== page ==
August 12, 2016
/ by Jason Morgan
Getting coverage in the most widely circulated newspaper in the country is no easy feat, but the powerful reach of USA Today makes it a highly desirable target for PR professionals. To cut through the clamor of the thousands of pitches and press releases received by the staff of Gannett’s flagship paper, consider the following tips. Cision’s Media Research team reaches out to thousands of journalists each day in an effort to enhance our knowledge base. Here’s a few tips we’ve compiled for pitching USA Today.
National appeal is the single most important quality in a successful USA Today pitch. USA Today occupies a unique space in the exclusive club of top tier national newspapers. The New York Times and The Wall Street Journal have much coverage anchored in New York, but you won’t find many local or regional stories in USA Today; its stories must appeal to readers in New York, Los Angeles, Washington and Kalamazoo, Michigan, for example, so a local or regional development must be impacting the whole nation to be newsworthy. The USA Today Network is comprised of Gannett’s newspapers in nearly 100 local markets nationwide, so be mindful that USA Today has access to a wide swath of local and regional coverage; put the pieces together and show nationwide significance, otherwise you’re better off pitching to one of the local papers in the USA Today Network. Ask yourself if a work colleague, your best friend, a college student, your Uber driver and your grandmother could all be riveted by the story.
Stories in USA Today are rarely about one person, one company, one event or one product (purely product stories are also generally unlikely). A more successful way to approach a pitch is by doing the extra work to tie the person, the company or the product into a large national trend easily identified by the majority of the audience. If a trend is more regional, is it happening elsewhere? Can you make a case for something local or regional being indicative of a major trend with nationwide impact? Find an angle to create buzz around your topic. Send a short email (a few strong sentences are always best) with a subject line that reads like a headline. Include related news that isn’t directly about your company. Show the journalist you care about the news. Pitch a strong concept rather than hard news. Ask yourself how your pitch fits into the larger framework of society and culture, which can be an ideal way to tie in your company or product.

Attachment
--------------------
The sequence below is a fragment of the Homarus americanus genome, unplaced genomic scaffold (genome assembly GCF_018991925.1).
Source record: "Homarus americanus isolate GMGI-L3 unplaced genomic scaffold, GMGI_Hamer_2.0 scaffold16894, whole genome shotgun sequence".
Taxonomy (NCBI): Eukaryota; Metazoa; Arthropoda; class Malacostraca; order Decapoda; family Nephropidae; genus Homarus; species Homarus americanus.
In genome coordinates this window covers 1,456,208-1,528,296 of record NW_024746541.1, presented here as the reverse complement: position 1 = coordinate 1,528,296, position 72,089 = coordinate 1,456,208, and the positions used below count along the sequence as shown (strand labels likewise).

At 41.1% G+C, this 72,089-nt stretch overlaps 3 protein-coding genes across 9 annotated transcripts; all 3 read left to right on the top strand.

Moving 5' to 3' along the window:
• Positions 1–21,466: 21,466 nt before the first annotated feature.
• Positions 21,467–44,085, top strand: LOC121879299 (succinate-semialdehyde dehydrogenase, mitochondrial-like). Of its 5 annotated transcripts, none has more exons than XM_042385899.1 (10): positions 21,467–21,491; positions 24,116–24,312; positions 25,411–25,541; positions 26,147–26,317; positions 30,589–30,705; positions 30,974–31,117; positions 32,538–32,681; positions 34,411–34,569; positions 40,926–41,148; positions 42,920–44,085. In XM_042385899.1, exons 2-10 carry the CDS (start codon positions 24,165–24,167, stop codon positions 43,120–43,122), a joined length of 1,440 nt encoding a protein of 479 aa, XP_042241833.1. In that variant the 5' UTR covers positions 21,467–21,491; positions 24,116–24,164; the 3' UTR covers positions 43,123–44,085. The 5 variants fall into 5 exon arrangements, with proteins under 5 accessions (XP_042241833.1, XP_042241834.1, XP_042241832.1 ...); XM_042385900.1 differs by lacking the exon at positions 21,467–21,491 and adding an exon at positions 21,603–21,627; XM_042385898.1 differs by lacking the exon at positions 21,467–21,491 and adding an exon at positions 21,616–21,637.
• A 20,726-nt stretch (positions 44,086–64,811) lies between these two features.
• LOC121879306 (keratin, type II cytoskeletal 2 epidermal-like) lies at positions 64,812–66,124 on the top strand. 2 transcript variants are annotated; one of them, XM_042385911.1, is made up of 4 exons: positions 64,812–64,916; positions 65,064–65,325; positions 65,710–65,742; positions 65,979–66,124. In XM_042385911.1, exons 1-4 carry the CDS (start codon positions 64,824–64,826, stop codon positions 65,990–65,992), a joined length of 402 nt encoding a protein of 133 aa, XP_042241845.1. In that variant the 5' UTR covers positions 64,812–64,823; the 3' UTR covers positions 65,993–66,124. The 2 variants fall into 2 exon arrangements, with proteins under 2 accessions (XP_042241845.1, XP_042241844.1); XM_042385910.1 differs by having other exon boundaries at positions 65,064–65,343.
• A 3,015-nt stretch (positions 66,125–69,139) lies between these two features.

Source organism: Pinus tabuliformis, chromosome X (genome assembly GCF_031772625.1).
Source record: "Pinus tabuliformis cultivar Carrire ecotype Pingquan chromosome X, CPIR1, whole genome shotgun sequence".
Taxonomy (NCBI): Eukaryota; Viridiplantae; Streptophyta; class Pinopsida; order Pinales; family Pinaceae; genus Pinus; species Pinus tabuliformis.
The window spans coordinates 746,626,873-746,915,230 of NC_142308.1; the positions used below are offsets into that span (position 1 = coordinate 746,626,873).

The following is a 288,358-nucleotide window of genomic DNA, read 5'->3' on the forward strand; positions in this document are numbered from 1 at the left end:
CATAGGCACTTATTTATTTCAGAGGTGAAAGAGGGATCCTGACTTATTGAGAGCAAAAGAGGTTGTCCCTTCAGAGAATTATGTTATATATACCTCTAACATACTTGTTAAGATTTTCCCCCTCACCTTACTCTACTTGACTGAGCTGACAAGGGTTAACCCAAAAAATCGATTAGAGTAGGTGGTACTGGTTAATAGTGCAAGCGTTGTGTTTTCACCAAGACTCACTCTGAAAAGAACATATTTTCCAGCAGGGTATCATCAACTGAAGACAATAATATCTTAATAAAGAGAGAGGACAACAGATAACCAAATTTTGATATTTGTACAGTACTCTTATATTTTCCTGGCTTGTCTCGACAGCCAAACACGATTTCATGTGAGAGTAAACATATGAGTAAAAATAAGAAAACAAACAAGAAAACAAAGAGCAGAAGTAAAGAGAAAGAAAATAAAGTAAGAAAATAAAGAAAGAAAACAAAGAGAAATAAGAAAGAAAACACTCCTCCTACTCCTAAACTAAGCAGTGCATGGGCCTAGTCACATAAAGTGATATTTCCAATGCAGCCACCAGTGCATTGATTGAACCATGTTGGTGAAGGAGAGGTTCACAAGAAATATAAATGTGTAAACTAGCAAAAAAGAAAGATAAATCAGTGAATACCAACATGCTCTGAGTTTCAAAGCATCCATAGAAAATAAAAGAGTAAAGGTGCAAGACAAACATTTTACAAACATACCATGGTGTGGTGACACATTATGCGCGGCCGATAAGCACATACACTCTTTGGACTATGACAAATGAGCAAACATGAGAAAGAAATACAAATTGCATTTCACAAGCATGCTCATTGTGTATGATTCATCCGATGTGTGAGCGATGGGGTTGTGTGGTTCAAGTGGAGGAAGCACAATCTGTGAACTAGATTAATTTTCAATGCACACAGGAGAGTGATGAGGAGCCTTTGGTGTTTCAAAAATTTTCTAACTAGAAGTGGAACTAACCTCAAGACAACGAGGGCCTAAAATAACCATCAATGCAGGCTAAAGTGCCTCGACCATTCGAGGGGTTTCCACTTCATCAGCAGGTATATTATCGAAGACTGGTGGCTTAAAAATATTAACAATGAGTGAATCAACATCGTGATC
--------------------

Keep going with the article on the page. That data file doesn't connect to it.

Like many news outlets, USA Today has dramatically shifted its focus to mobile, so breaking news is of course, a highly valuable commodity. However, if a newswire, major national show or newspaper already has the story, a USA Today reporter is unlikely to be interested, so be up front when the pitch is being sent to multiple outlets or journalists. An exclusive isn’t everything, though; the story behind the exclusivity also needs to be strong and well thought out. Give the reporter access to experts, research and other sources of information; include simple summaries, and links to research. The best experts and studies will have been quoted elsewhere, and originate from well-known universities or firms. A reporter has to sell the story to their editor, so ask yourself if you’ve given the reporter ample ability to do so.
This tip arguably requires the most work from the PR professional. Think about the follow through of the pitch. If the journalist responds, they likely to be short on time, possibly even on deadline, so have additional information, sources, research, whatever they could possibly need to execute the story readily available. It should go without saying, but many journalists find PR professionals aren’t always as available and prepared as they could be when a pitch is actually picked up. It may seem futile, given the likelihood that pitches will not turn into anything tangible, but it pays to develop a process of preparation for any pitch you create. Put yourself in the reporter’s shoes and ask yourself if everything necessary for the story is available. In that, be honest with the journalist. Don’t make promises you can’t keep, be truthful and create a bond of trust with the reporter. These relationships always return on the initial investment.
Most importantly, be mindful of USA Today’s audience, because the journalists working there are most concerned with their readership, and if you’re not thinking of their reader, it will show in the pitch. It’s important to remember we’re all readers of a paper like USA Today; we are the audience. This makes pitching simultaneously more simple and more difficult in different ways. The story should be important, interesting, and light enough on complexity to be digestible and attract readers. Think beyond your client, your company and your industry to the average national newspaper reader. It’s easy to become razor-focused on the clients you serve. That’s the job! However, if you can remove some of those filters in your thinking and look at the pitch like a reader, the difference of perspective will pay off in the pitch. Ask yourself, why should the average reader care?
The Cision Media Research Team maintains a database of more than 1.6 million records, including social influencers, traditional media contacts, outlets and opportunities. We collect and maintain the latest contact and pitching information of bloggers and journalists who can spread your message, broaden your campaign and help you build relationships with the people who matter. To experience the Cision Media Database first hand, request a demo here.
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